Puget Systems Blog Posts in Category "business"
In 2017, our goal is to get out there where our customers are to learn more about them, learn more about their workflow, and find out what more we can do to optimize our systems and experience to those exact needs. That is why we are working with many user groups this year and have a big tradeshow calendar lined up. Are there any events that we should attend that aren't on this list? Let us know!
I made the trek to Salt Lake City to attend the Supercomputing conference. I've attended conferences both large and small going back 20 years, but nothing could prepare me for what I saw at Supercomputing. If you're not familiar with Supercomputing, it's an annual conference where scientists, researchers, and engineers gather to discuss high-performance computing, network storage and related technologies.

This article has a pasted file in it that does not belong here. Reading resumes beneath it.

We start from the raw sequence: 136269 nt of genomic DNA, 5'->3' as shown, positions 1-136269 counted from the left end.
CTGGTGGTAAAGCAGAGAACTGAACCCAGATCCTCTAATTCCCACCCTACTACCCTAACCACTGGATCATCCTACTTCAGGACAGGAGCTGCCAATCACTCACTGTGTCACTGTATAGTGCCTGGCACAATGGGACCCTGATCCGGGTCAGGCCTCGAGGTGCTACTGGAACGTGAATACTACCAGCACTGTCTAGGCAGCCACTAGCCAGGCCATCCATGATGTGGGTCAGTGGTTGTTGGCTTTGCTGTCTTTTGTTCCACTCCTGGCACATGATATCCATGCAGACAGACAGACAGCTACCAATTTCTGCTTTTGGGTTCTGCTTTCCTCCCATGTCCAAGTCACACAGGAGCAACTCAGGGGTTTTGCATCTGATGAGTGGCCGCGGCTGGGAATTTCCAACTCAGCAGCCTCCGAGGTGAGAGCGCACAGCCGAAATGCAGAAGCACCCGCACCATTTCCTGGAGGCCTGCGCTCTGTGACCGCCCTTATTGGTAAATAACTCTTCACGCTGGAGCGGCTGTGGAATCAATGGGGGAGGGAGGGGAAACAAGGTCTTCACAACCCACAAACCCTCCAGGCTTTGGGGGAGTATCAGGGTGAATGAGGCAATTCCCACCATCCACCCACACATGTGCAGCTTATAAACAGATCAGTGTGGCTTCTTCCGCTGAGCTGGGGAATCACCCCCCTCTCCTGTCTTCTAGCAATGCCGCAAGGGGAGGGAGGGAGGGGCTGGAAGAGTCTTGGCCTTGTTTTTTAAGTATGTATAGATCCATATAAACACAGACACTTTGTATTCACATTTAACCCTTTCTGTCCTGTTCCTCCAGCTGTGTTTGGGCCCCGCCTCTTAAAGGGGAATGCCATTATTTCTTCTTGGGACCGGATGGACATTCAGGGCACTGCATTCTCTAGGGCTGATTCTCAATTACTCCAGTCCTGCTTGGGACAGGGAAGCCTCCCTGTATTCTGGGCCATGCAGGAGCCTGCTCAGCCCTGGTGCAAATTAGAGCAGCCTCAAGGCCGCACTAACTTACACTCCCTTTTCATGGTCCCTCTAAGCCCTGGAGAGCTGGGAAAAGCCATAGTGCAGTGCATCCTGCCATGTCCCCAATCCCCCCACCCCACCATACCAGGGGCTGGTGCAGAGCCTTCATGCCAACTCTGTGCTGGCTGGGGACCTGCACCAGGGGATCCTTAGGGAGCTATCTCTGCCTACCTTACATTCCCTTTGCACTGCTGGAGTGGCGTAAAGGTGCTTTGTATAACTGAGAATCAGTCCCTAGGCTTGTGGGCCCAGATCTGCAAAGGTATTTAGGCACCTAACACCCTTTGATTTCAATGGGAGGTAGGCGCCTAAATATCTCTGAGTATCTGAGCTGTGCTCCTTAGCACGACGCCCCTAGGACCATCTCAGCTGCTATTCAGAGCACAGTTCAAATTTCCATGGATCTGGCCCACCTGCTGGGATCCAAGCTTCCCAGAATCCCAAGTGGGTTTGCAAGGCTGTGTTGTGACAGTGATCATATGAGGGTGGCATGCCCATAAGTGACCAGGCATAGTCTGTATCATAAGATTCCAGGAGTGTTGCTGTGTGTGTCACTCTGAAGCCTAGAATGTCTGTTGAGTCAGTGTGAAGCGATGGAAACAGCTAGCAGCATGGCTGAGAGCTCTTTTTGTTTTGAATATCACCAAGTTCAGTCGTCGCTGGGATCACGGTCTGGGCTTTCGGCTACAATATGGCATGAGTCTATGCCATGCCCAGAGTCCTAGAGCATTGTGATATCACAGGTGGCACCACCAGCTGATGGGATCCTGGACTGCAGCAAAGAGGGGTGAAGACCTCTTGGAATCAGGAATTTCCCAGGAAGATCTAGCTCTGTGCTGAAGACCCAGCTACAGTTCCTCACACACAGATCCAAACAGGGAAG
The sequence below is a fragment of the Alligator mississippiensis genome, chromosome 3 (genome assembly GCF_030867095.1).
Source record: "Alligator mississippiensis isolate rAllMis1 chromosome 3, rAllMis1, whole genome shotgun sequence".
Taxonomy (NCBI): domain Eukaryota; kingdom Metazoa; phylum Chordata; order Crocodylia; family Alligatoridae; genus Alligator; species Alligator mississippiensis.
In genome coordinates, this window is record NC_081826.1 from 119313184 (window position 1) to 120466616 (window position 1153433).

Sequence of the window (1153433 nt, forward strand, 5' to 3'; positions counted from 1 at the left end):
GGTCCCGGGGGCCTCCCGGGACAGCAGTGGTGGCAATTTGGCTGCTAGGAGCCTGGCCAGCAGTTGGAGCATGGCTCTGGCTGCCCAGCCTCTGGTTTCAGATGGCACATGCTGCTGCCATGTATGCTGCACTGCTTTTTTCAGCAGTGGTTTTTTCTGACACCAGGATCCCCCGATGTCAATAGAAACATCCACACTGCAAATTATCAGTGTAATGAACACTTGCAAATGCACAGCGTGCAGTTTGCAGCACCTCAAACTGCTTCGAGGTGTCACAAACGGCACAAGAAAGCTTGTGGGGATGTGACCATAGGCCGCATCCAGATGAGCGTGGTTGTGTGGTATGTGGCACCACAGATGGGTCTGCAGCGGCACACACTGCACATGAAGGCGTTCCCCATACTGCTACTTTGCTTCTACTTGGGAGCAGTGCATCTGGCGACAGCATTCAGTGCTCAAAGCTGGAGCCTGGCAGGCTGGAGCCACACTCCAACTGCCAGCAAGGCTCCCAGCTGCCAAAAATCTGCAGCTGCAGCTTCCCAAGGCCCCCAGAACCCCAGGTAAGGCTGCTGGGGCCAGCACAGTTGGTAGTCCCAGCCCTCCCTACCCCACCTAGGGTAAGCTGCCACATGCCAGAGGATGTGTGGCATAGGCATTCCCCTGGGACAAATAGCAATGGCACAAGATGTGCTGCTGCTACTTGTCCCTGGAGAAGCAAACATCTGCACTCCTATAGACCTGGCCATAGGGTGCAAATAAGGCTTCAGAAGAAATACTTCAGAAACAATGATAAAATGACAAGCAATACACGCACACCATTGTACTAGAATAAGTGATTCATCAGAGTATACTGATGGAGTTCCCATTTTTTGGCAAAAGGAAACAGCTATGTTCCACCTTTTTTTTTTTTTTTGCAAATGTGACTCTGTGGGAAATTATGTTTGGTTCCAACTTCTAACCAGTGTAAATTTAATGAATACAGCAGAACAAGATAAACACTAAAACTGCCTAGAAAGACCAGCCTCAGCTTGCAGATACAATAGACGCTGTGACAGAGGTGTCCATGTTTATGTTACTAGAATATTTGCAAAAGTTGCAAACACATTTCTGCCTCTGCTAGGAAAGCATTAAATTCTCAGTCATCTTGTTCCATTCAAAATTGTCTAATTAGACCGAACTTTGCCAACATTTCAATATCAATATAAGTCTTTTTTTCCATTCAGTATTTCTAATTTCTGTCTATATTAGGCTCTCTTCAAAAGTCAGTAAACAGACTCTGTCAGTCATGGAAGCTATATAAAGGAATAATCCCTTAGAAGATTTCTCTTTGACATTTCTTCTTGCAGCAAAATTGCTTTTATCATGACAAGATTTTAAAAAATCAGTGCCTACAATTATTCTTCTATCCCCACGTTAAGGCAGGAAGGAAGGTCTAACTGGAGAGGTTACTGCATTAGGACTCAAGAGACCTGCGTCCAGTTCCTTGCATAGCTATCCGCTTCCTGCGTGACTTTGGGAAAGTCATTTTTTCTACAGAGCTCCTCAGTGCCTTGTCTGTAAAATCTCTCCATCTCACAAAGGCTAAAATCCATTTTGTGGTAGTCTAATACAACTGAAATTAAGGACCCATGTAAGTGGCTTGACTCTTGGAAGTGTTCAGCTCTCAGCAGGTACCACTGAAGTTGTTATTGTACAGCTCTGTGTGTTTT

Yesterday, I awoke to the sound of my phone buzzing on the nightstand. I answered it assuming it was another automatic message from one of the schools my kids attend. But this time I was jolted awake when the person on the line said, "Your bank account has been hacked." I grabbed my phone, punched the app to my bank and there it was: my account had been drained.
A few weeks ago, I managed to get three kids in the van. On this morning, I wouldn't have to speed to get them to school on time, but I was cutting it close. I slammed my door shut, hit the button to open the garage door and turned the key in the ignition. Nothing.
As a part of our goal to provide not only quality workstations, but a complete workflow solution, Puget Systems has recently partnered with Glyph Tehchnologies to offer their robust and reliable external drives to our customers.